- Table View
- List View
Publisher's Comments: Two voices of the American landscape create a remarkable suite of lyrics. For years Jim Harrison and Ted Kooser exchanged letters and poems, then Kooser was diagnosed with cancer. "Ted's poetry became overwhelmingly vivid, " Harrison recalls. "Then we decided to correspond in short poems, because that was the essence of what we wanted to say to each other." Braided Creek contains more than 300 poems exchanged in this longstanding correspondence. Wise, wry, and penetrating, the poems touch upon numerous subjects, from the natural world to the nature of time. Harrison and Kooser decided to remain silent over who wrote which poem, allowing their voices, ideas, and images to swirl and merge into this remarkable suite of lyrics. Each time I go outside the world is different. This has happened all my life. The moon put her hand over my mouth and told me to shut up and watch. A nephew rubs the sore feet of his aunt, and the rope that lifts us all toward grace creaks on the pulley. Under the storyteller's hat are many heads, all troubled.
From the book: Ted Kooser, Poet Laureate of the United States, received the Pulitzer Prize for Delights & Shadows. He edits the weekly newspaper column "American Life in Poetry." Throughout a distinguished writing career, critics have praised his clarity and accessibility and, as The New York Times noted, Kooser has a "genius for making the ordinary sacramental." Praise for Delights & Shadows "Delights & Shadows is a book with a deep stillness at its center, perfectly self-contained, yet echoing like a country well." -The Los Angeles Times Book Review "That Kooser often sees things we do not would be delight enough, but more amazing is exactly what he sees. Nothing escapes him; everything is illuminated... Highly recommended." -Library Journal "Kooser is straightforward, possesses an American essence, is humble, gritty, ironic and has a gift for detail and a deceptive simplicity." -Seattle Post-Intelligencer "Kooser is not afraid to challenge us and himself. He brushes poems over ordinary objects, revealing metaphysical themes the way an investigator dusts for fingerprints." -The Philadelphia Inquirer "There is a sense of quiet amazement at the core of all Kooser's work." -The Washington Post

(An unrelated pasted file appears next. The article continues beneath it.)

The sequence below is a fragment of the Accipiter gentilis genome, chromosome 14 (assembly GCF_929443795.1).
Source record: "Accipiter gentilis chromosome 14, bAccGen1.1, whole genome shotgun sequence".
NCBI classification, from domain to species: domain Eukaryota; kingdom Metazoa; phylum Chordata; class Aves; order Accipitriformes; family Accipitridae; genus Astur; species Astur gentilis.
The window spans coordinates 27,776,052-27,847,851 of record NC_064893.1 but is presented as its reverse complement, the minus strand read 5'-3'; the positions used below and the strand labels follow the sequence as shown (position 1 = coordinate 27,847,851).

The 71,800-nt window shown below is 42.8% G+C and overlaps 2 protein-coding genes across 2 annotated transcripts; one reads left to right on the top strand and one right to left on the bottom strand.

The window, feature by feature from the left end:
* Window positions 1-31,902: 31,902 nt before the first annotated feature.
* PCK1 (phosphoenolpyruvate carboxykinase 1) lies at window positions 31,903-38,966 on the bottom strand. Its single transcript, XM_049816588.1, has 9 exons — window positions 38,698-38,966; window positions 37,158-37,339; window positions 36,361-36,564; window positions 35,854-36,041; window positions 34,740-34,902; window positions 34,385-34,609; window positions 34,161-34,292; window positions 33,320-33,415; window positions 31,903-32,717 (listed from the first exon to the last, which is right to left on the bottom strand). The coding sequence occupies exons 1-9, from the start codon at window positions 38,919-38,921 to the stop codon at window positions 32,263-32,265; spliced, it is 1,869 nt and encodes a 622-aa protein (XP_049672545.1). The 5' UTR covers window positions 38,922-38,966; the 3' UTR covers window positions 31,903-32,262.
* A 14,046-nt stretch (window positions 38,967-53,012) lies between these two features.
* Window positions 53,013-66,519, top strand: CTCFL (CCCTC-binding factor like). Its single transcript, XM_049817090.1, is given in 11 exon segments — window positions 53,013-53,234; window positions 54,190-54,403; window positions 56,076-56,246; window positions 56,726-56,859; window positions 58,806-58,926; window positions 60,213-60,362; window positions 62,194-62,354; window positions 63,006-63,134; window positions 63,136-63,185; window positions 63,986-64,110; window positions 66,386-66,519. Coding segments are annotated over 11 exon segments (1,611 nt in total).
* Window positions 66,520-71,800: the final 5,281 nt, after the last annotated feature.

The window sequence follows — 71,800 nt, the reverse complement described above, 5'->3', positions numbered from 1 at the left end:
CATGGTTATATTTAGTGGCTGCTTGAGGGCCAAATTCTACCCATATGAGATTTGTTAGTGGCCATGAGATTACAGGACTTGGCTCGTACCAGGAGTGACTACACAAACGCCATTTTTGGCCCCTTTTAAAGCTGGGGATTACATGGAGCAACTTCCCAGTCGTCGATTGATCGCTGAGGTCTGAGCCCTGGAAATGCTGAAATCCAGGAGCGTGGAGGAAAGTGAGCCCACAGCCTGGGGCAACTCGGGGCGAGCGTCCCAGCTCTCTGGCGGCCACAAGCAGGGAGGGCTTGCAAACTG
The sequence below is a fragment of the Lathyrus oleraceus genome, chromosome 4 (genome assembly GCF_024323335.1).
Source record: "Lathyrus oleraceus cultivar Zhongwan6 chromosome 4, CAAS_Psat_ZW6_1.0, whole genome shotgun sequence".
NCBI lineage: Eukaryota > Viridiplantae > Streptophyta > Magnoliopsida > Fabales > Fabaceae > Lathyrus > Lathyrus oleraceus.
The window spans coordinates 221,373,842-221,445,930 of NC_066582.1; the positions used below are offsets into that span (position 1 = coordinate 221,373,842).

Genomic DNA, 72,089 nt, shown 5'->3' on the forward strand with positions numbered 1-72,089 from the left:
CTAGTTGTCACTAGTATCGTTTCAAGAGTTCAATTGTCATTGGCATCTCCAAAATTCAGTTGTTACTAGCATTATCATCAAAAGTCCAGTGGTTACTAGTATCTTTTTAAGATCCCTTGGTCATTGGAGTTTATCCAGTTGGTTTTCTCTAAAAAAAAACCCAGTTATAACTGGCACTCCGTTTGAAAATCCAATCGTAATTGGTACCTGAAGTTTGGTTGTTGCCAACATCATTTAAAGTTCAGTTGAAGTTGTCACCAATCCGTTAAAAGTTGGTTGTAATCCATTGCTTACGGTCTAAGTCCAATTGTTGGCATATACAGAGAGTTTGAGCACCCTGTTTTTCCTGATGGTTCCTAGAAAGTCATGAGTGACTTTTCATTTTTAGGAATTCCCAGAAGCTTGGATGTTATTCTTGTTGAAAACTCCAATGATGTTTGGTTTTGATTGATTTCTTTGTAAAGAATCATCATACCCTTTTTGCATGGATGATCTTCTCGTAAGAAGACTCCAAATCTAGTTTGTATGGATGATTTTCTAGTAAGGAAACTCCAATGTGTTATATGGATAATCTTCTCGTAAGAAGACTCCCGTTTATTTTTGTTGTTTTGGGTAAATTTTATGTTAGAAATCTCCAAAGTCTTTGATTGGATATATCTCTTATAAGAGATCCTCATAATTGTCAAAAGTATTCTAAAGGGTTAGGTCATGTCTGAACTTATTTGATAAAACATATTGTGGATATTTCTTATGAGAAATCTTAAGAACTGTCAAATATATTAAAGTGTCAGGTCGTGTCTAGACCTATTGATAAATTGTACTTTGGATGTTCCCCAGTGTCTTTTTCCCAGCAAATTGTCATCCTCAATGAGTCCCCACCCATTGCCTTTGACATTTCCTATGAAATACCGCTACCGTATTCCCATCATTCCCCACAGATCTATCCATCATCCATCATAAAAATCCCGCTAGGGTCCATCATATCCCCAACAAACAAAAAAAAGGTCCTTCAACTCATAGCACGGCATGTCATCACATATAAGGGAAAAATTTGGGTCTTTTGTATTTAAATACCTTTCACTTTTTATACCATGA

From the book: Ted Kooser describes with exquisite detail and humor the place he calls home in the rolling hills of southeastern Nebraska known as the Bohemian Alps. Nothing is too big or too small for his attention. Memories of his grandmother's cooking are juxtaposed with reflections about the oldfashioned outhouse on his property. In the end, what makes life meaningful for Kooser are the ways in which his neighbors care for one another and how an afternoon walking with an old dog, or baking a pie, or decorating the house for Christmas can summon memories of his Iowa childhood. This writer is a seer in the truest sense of the word, discovering the extraordinary within the ordinary, the deep beneath the shallow, the abiding wisdom in the pithy Bohemian proverbs that are woven into his essays.
- Embossed Braille - Use Bookshare’s DAISY Text or BRF formats to generate embossed braille.